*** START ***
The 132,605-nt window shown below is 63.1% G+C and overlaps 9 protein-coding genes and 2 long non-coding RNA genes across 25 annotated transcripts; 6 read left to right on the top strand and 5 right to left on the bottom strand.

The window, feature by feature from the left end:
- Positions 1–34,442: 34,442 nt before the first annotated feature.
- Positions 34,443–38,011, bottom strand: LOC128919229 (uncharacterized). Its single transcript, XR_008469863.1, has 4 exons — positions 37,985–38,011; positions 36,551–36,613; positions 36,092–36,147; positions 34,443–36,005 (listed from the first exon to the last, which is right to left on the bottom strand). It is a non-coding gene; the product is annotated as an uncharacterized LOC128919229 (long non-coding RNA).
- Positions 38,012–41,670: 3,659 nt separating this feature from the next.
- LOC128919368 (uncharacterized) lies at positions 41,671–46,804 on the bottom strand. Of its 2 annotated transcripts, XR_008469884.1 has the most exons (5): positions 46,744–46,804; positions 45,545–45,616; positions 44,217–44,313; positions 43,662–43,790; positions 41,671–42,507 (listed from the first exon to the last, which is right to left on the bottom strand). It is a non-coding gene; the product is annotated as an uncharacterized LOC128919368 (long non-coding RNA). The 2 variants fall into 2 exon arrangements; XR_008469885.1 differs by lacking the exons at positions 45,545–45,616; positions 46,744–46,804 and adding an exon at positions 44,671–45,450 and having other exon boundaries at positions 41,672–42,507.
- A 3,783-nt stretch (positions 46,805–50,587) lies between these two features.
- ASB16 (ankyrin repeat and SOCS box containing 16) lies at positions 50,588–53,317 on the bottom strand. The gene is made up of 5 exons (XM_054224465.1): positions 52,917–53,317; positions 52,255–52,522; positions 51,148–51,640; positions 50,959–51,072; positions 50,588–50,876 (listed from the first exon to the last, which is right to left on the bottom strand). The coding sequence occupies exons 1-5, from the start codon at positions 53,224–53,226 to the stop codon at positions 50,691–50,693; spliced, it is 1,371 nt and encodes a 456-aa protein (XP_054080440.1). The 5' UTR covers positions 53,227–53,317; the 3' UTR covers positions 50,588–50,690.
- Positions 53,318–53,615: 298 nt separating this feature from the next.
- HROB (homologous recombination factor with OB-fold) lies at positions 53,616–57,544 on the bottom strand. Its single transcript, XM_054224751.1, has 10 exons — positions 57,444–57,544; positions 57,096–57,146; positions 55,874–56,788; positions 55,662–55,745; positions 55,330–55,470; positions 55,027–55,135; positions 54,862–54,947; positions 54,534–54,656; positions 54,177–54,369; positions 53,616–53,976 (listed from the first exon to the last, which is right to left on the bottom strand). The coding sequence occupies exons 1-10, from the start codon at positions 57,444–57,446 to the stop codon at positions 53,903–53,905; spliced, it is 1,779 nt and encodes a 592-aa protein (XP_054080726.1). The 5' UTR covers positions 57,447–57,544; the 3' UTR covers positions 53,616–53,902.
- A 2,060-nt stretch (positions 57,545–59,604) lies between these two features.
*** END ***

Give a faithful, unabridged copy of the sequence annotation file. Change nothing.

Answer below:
The 132,605-nt window shown below is 63.1% G+C and overlaps 9 protein-coding genes and 2 long non-coding RNA genes across 25 annotated transcripts; 6 read left to right on the top strand and 5 right to left on the bottom strand.

The window, feature by feature from the left end:
- Positions 1–34,442: 34,442 nt before the first annotated feature.
- Positions 34,443–38,011, bottom strand: LOC128919229 (uncharacterized). Its single transcript, XR_008469863.1, has 4 exons — positions 37,985–38,011; positions 36,551–36,613; positions 36,092–36,147; positions 34,443–36,005 (listed from the first exon to the last, which is right to left on the bottom strand). It is a non-coding gene; the product is annotated as an uncharacterized LOC128919229 (long non-coding RNA).
- Positions 38,012–41,670: 3,659 nt separating this feature from the next.
- LOC128919368 (uncharacterized) lies at positions 41,671–46,804 on the bottom strand. Of its 2 annotated transcripts, XR_008469884.1 has the most exons (5): positions 46,744–46,804; positions 45,545–45,616; positions 44,217–44,313; positions 43,662–43,790; positions 41,671–42,507 (listed from the first exon to the last, which is right to left on the bottom strand). It is a non-coding gene; the product is annotated as an uncharacterized LOC128919368 (long non-coding RNA). The 2 variants fall into 2 exon arrangements; XR_008469885.1 differs by lacking the exons at positions 45,545–45,616; positions 46,744–46,804 and adding an exon at positions 44,671–45,450 and having other exon boundaries at positions 41,672–42,507.
- A 3,783-nt stretch (positions 46,805–50,587) lies between these two features.
- ASB16 (ankyrin repeat and SOCS box containing 16) lies at positions 50,588–53,317 on the bottom strand. The gene is made up of 5 exons (XM_054224465.1): positions 52,917–53,317; positions 52,255–52,522; positions 51,148–51,640; positions 50,959–51,072; positions 50,588–50,876 (listed from the first exon to the last, which is right to left on the bottom strand). The coding sequence occupies exons 1-5, from the start codon at positions 53,224–53,226 to the stop codon at positions 50,691–50,693; spliced, it is 1,371 nt and encodes a 456-aa protein (XP_054080440.1). The 5' UTR covers positions 53,227–53,317; the 3' UTR covers positions 50,588–50,690.
- Positions 53,318–53,615: 298 nt separating this feature from the next.
- HROB (homologous recombination factor with OB-fold) lies at positions 53,616–57,544 on the bottom strand. Its single transcript, XM_054224751.1, has 10 exons — positions 57,444–57,544; positions 57,096–57,146; positions 55,874–56,788; positions 55,662–55,745; positions 55,330–55,470; positions 55,027–55,135; positions 54,862–54,947; positions 54,534–54,656; positions 54,177–54,369; positions 53,616–53,976 (listed from the first exon to the last, which is right to left on the bottom strand). The coding sequence occupies exons 1-10, from the start codon at positions 57,444–57,446 to the stop codon at positions 53,903–53,905; spliced, it is 1,779 nt and encodes a 592-aa protein (XP_054080726.1). The 5' UTR covers positions 57,447–57,544; the 3' UTR covers positions 53,616–53,902.
- A 2,060-nt stretch (positions 57,545–59,604) lies between these two features.